In mid-1995, Amnesty International began publishing reports about the Galatasaray Square vigils for a worldwide audience. This won the protesters, who were already well known in Turkey, a worldwide following. Amnesty International brought members of other anti-disappearance movements to Istanbul in October 1996, including the Argentinean Madres de la Plaza de Mayo, the Bosnian Mothers of Sebrenica, and the Committee of Families of the Disappeared and Detained in Lebanon. The same weekend, also in Istanbul, Amnesty International hosted a conference of experts on disappearances to pressure the government to establish an investigatory commission. In response, Turkey in December established the “Bureau for the Investigation of Disappearances,” but the bureau’s reports turned out to be nothing more than brief statements denying that disappeared persons had ever been taken into police custody.
In mid-1998, governmental officials suggested that the protesters move their weekly vigil from Galatasaray Square to an out-of-the-way neighborhood elsewhere in Istanbul. By this point, several hundred family members and supporters of the vanished were congregating each week. When the protesters refused to relocate, police violence again increased. Protesters sometimes arrived at Galatasaray Square to find it completely occupied by police officers. Protesters who attempted to hold vigil were detained and beaten. From May 1998 onward, the vigil was held each week under the watchful eye of police contingents, who harassed, assaulted, and arrested innocent people. In one reported case, police forced dozens of protesters, many of them elderly, onto a bus, which was then filled with tear gas. After months of increased violence, organizers finally decided to end the campaign after March 13, 1999, the 200th weekly meeting.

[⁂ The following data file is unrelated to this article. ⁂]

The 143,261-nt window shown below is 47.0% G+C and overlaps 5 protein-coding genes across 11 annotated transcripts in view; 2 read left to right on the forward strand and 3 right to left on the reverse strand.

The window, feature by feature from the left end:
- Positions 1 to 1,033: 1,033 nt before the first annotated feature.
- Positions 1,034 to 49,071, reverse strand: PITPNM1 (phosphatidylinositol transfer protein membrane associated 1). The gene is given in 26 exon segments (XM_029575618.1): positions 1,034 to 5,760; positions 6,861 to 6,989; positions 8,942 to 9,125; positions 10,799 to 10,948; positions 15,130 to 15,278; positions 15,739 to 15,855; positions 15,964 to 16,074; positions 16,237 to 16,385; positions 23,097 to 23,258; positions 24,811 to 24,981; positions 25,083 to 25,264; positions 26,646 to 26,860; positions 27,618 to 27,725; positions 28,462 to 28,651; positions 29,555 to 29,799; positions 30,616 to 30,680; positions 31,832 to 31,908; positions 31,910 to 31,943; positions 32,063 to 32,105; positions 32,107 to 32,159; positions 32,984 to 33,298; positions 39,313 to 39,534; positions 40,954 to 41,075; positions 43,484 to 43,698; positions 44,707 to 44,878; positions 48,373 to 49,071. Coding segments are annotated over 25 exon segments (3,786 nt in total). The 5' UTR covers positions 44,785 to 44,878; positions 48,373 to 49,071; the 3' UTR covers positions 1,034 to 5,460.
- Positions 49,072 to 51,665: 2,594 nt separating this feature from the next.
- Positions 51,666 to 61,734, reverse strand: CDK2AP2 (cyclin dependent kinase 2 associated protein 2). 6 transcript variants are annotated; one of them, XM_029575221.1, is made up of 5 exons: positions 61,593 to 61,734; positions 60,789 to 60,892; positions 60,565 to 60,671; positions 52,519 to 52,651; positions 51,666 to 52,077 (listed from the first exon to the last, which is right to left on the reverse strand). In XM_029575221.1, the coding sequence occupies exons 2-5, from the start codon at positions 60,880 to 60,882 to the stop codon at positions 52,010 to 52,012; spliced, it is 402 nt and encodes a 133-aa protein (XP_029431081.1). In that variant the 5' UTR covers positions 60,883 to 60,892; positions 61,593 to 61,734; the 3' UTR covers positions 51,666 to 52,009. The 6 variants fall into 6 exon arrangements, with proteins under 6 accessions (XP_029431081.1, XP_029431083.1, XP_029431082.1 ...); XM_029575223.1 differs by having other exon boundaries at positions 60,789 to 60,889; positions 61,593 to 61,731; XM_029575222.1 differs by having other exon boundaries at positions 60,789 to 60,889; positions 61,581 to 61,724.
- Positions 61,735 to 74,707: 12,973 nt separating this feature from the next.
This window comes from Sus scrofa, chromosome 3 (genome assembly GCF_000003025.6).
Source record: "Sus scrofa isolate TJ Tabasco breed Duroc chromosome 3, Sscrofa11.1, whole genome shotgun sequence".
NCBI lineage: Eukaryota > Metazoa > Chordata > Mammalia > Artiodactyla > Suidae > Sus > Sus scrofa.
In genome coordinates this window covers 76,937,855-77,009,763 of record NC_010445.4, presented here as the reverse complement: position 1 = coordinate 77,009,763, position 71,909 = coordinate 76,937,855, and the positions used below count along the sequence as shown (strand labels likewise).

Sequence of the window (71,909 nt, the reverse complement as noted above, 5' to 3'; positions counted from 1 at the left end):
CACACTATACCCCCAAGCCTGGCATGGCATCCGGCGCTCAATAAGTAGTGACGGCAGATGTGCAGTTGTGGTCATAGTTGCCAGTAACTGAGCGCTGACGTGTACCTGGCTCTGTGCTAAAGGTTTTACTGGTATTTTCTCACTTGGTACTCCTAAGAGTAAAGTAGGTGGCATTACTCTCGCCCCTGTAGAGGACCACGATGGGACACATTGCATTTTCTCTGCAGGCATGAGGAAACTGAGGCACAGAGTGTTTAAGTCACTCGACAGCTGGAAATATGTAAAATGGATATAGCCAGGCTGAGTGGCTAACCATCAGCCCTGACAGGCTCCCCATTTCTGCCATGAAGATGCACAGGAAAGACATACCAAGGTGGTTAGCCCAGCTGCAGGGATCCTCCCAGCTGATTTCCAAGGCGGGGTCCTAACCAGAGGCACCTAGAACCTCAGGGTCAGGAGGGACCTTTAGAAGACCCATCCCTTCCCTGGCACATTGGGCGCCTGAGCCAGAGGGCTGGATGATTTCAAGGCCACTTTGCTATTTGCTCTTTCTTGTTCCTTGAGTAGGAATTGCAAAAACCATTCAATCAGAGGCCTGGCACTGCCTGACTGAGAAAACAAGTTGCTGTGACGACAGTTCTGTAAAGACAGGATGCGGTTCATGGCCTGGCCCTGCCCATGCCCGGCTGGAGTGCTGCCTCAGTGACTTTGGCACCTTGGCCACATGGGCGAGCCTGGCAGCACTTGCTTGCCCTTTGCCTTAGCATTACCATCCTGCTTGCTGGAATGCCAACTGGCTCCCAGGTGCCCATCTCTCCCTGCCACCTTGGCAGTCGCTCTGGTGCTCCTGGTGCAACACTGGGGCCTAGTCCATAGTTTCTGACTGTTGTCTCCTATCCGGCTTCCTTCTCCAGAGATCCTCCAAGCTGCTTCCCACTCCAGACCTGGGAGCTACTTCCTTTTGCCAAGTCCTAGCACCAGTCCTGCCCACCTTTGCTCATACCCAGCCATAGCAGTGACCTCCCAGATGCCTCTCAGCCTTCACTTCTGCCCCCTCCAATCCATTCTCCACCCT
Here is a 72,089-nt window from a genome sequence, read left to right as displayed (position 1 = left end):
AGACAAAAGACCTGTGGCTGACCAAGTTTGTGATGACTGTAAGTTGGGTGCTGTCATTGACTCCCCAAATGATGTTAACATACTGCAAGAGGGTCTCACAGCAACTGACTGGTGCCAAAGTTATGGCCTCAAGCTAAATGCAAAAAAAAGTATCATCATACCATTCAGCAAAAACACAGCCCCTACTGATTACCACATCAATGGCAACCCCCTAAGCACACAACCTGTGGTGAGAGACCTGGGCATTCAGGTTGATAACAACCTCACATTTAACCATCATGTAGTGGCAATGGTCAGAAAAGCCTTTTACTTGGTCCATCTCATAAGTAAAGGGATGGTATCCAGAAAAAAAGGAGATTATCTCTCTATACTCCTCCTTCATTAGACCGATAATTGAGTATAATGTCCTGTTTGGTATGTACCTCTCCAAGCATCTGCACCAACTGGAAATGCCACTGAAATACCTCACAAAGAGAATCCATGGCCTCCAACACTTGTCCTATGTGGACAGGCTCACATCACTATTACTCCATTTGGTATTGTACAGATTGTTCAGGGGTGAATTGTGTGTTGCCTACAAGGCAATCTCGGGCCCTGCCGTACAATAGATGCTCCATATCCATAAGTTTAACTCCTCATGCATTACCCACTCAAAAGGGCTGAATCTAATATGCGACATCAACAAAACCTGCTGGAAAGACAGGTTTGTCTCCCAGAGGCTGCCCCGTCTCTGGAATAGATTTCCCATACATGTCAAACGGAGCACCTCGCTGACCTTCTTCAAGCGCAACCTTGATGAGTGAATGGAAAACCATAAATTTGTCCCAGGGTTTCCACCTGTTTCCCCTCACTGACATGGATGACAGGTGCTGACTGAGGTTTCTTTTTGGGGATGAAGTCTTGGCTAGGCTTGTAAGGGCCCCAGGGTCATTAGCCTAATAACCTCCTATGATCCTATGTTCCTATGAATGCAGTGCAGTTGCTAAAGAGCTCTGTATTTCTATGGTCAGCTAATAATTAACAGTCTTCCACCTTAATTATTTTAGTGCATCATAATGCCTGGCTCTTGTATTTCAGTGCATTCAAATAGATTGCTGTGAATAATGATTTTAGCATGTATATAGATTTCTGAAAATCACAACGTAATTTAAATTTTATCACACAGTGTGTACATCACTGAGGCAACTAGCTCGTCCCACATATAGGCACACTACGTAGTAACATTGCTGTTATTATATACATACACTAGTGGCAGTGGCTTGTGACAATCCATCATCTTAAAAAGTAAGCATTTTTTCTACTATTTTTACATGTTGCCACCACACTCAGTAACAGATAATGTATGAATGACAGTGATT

Although no officials responsible for disappearances were ever held responsible, the weekly vigils did have a significant effect. The number of disappearances, which had reached a high point in 1994, declined once the campaign began.
After a ten-year hiatus, protesters resumed their campaign in Galatasaray Square in the winter of 2009.
This campaign much resembles the Argentinean Madres de la Plaza de Mayo, but no direct inspirational link has been demonstrated.
“1997 UN Commission on Human Rights – 50 years old.” 1997. Amnesty International. 22 Oct 2010. <http://www.amnesty.org/en/library/info/IOR41/001/1997/en>.
Baydar, Gülsüm, and Berfin Ivegen. "Territories, identities, and thresholds: The Saturday Mothers phenomenon in Istanbul." Signs. 31.3 (2006).
Das, Bijoyeta. “Turkish probe reignites the ‘Saturday Mothers.’” 2010. Women’s eNews. 22 Oct 2010. <http://www.womensenews.org/story/crime-policylegislation/ 100421/turkish-probe-reignites-the-saturday-mothers>.
“Turkey: Amnesty International and relatives of the ‘disappeared’ from around the world join vigil in Istanbul.” 1996. Amnesty International. 22 Oct 2010. <http://www.amnesty.org/en/library/info/EUR44/165/1996/en>.
“Turkey: Children at risk of torture, death in custody and ‘disappearance.’” 1996. Amnesty International. 22 Oct 2010. <http://www.amnesty.org/en/library/info/EUR44/144/1996/en>.
“Turkey: Families of ‘disappeared’ subjected to brutal treatment.” 1995. Amnesty International. 22 Oct 2010. <http://www.amnesty.org/en/library/info/EUR44/080/1995/en>.
“Turkey: Listen to the Saturday Mothers.” 1998. Amnesty International. 22 Oct 2010. <http://www.amnesty.org/en/library/info/EUR44/017/1998/en>.
“Turkey: No security without human rights (includes erratum).” 1996. Amnesty International. 22 Oct 2010. <http://www.amnesty.org/en/library/info/EUR44/084/1996/en>.
“Turkey: Saturday Mothers’ vigil under threat.” 1998. Amnesty International. 22 Oct 2010. <http://www.amnesty.org/en/library/info/EUR44/041/1998/en>.
“Turkey: The duty to supervise, investigate and prosecute.” 1999. Amnesty International. 22 Oct 2010. <http://www.amnesty.org/en/library/info/EUR44/024/1999/en>.